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April 12, 2016

MSU’s coal-free move reducing university’s environmental impact

Michigan State University is no longer burning coal in its on-campus power plant, a move that is significantly reducing emissions from the plant as well as advancing the university’s Energy Transition Plan.

MSU President Lou Anna K. Simon made the announcement during a live webcast titled “A Conversation with President Simon about MSU’s Energy Future.”

“This is a critical step toward our university reducing its environmental impact and furthering the goals of the campus Energy Transition Plan,” Simon said. “One of our greatest challenges is how to reliably meet the university’s growing energy needs. This will help us meet those needs in a more sustainable fashion.”

Since 2009-10, MSU has decreased greenhouse gas emissions by more than 25 percent. By completing the switch from coal to all natural gas, it will allow the university to surpass its 2015 greenhouse gas reduction target of 30 percent.

Using natural gas instead of coal to power the campus results in a reduction in CO2 emissions of about 32.4 percent.

One other way to look at it: The average tree absorbs a net of about 1,000 pounds of CO2 over its lifetime. MSU’s use of natural gas has a similar impact to greenhouse gas reduction to planting about a half million trees each year.

“This is a very special day,” said Satish Udpa, MSU executive vice president for administrative services. “Special because it symbolizes the progress we’ve made in the last few years on how we consume energy, how we produce energy, and how we look around the corner in planning for meeting our energy requirements.”

Adopted in 2012, MSU’s Energy Transition Plan provides a framework for university energy decisions as it continues to move forward in meeting its needs while keeping a close eye on costs and environmental impacts. The ultimate vision – through conservation, research and education – is to create an environment in which the university is powered by 100 percent renewable energy.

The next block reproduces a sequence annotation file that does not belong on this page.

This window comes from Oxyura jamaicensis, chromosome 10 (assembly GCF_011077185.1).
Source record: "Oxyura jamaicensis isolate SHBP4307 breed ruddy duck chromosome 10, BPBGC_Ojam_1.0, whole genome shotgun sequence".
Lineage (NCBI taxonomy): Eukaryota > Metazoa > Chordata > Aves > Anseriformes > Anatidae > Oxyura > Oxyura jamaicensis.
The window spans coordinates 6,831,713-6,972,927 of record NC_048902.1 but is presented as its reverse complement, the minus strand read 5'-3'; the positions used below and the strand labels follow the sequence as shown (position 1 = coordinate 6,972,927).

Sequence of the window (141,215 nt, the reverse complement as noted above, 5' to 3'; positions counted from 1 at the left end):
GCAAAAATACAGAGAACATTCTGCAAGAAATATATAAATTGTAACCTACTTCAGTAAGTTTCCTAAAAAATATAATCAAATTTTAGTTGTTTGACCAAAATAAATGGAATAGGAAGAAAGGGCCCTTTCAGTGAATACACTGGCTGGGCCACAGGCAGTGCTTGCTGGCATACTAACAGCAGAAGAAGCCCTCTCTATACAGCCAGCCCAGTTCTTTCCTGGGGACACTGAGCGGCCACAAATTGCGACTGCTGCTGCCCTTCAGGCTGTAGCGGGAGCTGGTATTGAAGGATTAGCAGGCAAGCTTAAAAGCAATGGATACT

The university also is focusing and prioritizing energy efficiency and new technologies to reduce greenhouse gas emission

Here are some examples.

  • Building inspections and energy audits are taking place in facilities across campus. A university commissioning team is working to improve energy efficiency by utilizing new conservation methods.
  • The Spartan Treasure Hunt engages employees with their building systems to improve overall efficiency and environmental effectiveness. Through observation, measurement and inquiry, teams of building occupants and facilities experts produce a list of resource-saving opportunities that are then considered through the building commissioning process.
  • The campus power plant is going beyond just using natural gas but reducing CO2 emissions further by installing more efficient equipment and optimizing the campus electrical and steam production process. Through a cooperative agreement, campus faculty and staff, together with private researchers, are demonstrating greenhouse gas capture technology using algae at the campus power plant.

By: Tom Oswald

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